Dr. Tesa Stegner
Fairness / Ultimatum Game
This activity demonstrates how fairness influences people’s decisions. Students are paired up with one student of each pair given an amount of money that he/ she needs to decide how to split. The other partner then has the choice of either accepting or rejecting the offer. This is repeated with different partners and amounts of money. This leads to a discussion of fairness and the impact of unequal income distributions.
Game Theory / Prisoners Dilemma
This activity is used to explain how a small number of firms must consider the actions of the other firms in the industry when making decisions such as pricing and advertising levels. Activity has student play the prisoners dilemma game where they are caught stealing a television and must decide whether to confess or not. Time permitting, this is followed by some dramatic game show clips demonstrating this dilemma.
Students determine what type of information is used when choosing which products to buy. Several food items are brought in for students to consider the price and taste of some products and packaging (advertising) of others when ranking these products from most preferred to least preferred. This activity is followed up by a discussion on the influence of advertising and the type of advertising expected for different types of products.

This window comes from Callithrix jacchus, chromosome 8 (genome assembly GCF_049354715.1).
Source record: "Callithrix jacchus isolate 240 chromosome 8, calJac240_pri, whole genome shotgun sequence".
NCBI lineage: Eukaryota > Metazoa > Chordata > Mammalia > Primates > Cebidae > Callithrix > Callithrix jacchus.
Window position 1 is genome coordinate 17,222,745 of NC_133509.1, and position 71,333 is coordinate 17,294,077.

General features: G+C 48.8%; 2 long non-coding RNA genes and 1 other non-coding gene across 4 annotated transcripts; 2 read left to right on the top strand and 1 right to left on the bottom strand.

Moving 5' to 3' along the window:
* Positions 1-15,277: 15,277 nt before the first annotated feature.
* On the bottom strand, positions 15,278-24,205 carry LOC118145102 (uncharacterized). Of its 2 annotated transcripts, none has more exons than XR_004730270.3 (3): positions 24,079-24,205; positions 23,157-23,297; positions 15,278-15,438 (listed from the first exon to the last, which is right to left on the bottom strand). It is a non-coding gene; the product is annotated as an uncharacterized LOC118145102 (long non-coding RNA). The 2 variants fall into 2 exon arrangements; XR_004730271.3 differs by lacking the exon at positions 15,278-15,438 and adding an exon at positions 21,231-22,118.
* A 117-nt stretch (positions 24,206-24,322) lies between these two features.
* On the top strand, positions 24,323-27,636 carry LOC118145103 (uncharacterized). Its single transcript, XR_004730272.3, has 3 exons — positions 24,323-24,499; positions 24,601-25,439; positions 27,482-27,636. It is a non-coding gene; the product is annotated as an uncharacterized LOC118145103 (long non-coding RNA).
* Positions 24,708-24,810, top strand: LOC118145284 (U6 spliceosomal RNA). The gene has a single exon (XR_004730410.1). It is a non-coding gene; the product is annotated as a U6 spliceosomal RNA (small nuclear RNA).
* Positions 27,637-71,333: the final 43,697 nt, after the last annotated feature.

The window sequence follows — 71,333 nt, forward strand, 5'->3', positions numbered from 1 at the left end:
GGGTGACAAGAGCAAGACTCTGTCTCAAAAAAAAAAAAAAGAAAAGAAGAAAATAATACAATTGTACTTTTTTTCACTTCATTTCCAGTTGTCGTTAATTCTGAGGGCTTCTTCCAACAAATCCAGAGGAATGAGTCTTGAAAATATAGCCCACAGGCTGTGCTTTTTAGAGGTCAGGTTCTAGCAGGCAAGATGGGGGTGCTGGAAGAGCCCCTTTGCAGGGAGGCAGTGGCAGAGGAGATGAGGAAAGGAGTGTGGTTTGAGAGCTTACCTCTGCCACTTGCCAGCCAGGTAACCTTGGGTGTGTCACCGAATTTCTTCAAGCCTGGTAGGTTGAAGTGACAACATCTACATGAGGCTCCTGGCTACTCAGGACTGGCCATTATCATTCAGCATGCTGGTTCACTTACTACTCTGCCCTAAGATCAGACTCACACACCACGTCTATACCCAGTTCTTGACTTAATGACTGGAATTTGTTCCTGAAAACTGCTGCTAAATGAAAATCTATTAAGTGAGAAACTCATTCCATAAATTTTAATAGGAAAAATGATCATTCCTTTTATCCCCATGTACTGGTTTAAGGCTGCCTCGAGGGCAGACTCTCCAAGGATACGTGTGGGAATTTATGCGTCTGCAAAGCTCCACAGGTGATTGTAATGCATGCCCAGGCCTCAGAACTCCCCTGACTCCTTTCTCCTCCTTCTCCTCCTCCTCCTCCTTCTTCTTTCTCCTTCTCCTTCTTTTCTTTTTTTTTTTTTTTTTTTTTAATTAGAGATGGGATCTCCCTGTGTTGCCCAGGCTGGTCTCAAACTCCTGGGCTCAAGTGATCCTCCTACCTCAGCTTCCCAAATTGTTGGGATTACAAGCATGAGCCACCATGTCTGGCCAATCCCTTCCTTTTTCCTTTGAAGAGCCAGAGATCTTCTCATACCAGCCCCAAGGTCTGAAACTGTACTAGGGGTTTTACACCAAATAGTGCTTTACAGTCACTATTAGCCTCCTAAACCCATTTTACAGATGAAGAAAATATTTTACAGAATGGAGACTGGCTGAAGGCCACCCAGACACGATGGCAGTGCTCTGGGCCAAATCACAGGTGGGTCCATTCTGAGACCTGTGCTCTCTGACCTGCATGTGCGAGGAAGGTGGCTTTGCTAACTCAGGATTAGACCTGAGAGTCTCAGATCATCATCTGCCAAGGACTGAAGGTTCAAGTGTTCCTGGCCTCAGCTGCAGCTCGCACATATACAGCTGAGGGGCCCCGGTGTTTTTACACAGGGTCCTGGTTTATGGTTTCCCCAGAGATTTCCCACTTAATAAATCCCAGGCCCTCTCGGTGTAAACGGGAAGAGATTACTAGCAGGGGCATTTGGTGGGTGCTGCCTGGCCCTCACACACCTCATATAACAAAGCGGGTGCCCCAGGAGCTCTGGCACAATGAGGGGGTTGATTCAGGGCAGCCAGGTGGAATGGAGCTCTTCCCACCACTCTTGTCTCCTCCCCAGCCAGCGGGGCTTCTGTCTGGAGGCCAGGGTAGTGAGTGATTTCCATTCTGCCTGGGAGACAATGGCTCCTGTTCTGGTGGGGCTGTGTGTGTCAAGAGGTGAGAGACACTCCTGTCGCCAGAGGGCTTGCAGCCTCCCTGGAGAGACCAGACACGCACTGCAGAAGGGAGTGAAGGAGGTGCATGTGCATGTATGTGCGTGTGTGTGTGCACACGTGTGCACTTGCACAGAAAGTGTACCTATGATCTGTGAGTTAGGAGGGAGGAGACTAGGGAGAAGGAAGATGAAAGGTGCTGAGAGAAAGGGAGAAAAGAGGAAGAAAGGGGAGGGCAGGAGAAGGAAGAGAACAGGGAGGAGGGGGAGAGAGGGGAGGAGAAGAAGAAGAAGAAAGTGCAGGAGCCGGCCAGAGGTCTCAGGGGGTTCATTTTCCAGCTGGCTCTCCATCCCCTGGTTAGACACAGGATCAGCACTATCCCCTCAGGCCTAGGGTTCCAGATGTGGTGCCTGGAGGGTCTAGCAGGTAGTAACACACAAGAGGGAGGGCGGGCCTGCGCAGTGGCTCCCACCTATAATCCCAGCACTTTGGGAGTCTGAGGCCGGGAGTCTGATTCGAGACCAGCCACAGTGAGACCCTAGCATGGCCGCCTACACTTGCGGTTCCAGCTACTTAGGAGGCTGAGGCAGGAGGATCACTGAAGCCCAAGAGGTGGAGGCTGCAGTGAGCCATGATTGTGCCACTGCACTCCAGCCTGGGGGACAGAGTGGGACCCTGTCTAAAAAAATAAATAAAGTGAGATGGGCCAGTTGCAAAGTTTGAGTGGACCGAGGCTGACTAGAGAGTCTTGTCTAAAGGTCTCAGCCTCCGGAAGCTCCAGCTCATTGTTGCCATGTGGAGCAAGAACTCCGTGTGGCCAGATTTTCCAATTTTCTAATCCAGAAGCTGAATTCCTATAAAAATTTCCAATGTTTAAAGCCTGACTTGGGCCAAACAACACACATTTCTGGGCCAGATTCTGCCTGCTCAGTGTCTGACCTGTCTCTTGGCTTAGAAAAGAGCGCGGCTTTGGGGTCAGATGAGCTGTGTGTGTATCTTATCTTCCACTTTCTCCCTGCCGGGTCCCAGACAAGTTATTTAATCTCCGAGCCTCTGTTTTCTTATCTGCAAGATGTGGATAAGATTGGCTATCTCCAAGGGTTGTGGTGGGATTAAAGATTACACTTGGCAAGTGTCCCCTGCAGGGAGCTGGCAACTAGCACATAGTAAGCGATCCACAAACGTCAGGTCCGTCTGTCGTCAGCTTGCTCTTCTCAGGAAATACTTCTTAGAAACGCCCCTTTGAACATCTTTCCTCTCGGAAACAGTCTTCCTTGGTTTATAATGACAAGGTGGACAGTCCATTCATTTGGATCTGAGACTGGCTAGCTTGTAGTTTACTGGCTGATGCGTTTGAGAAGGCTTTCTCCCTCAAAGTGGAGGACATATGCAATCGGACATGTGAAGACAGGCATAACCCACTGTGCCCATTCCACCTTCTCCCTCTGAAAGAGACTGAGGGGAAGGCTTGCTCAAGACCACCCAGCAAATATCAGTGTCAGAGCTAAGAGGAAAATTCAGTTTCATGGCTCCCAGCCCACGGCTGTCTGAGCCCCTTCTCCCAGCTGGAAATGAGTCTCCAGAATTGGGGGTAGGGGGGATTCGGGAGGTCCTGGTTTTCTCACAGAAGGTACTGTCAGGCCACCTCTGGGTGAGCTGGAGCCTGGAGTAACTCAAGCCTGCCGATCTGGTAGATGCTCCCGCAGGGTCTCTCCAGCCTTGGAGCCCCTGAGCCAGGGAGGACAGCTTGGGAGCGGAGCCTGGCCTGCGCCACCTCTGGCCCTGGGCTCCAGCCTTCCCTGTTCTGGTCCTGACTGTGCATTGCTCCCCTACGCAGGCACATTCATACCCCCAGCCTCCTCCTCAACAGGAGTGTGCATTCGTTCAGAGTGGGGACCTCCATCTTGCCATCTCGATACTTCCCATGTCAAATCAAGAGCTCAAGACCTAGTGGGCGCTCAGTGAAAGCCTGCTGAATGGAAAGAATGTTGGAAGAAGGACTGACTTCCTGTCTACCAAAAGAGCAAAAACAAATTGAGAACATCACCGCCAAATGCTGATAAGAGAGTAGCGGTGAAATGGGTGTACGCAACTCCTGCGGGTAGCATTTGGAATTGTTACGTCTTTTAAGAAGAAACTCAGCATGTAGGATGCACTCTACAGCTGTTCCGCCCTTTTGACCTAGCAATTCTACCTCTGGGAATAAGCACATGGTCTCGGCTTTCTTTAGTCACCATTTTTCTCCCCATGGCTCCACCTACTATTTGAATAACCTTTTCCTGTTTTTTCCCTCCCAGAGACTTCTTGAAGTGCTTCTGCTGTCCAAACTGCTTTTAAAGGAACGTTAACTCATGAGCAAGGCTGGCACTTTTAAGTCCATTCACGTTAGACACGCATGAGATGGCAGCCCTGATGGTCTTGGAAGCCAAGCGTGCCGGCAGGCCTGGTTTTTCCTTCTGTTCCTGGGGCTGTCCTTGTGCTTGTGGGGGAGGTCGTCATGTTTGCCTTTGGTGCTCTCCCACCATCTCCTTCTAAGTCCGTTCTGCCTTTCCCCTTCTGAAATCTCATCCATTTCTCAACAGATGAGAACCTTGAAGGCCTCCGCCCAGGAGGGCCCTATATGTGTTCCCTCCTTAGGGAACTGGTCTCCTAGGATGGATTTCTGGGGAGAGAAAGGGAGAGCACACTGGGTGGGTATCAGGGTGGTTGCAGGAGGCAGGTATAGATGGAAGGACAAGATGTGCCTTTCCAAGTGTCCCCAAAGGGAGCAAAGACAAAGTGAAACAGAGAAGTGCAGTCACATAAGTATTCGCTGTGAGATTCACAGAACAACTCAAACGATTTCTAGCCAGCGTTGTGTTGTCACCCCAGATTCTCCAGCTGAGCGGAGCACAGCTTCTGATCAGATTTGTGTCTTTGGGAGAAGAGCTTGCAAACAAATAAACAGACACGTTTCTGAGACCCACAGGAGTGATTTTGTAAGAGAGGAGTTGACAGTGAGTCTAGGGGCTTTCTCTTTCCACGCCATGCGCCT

Market for Lemons / Asymmetric Information
Students are split into buyers and sellers of a product (used cars) where some of these cars are “lemons.” The buyers of the cars do not know whether the car they are purchasing is a lemon. Subsequent rounds of this activity allow students to purchase information about the car. This activity leads to a discussion of truth in advertising requirements and the problem of adverse selection that exists whenever one side of the market has better information than the other.
Students decide how to allocate their tokens between a private account and a public account that will benefit everybody. This activity leads to a discussion on how the non-exclusion property of public goods leads to a free rider problem that can cause the market to fail.
The popular board game, Monopoly, is adapted to show students how the allocation of resources and wealth affects economic growth and their well-being. Students are given different initial allocations of money and properties and salaries to illustrate difficulties that can arise for those toward the bottom of the income distribution. A few rounds of the game are followed by a discussion on income inequality and its policy implications.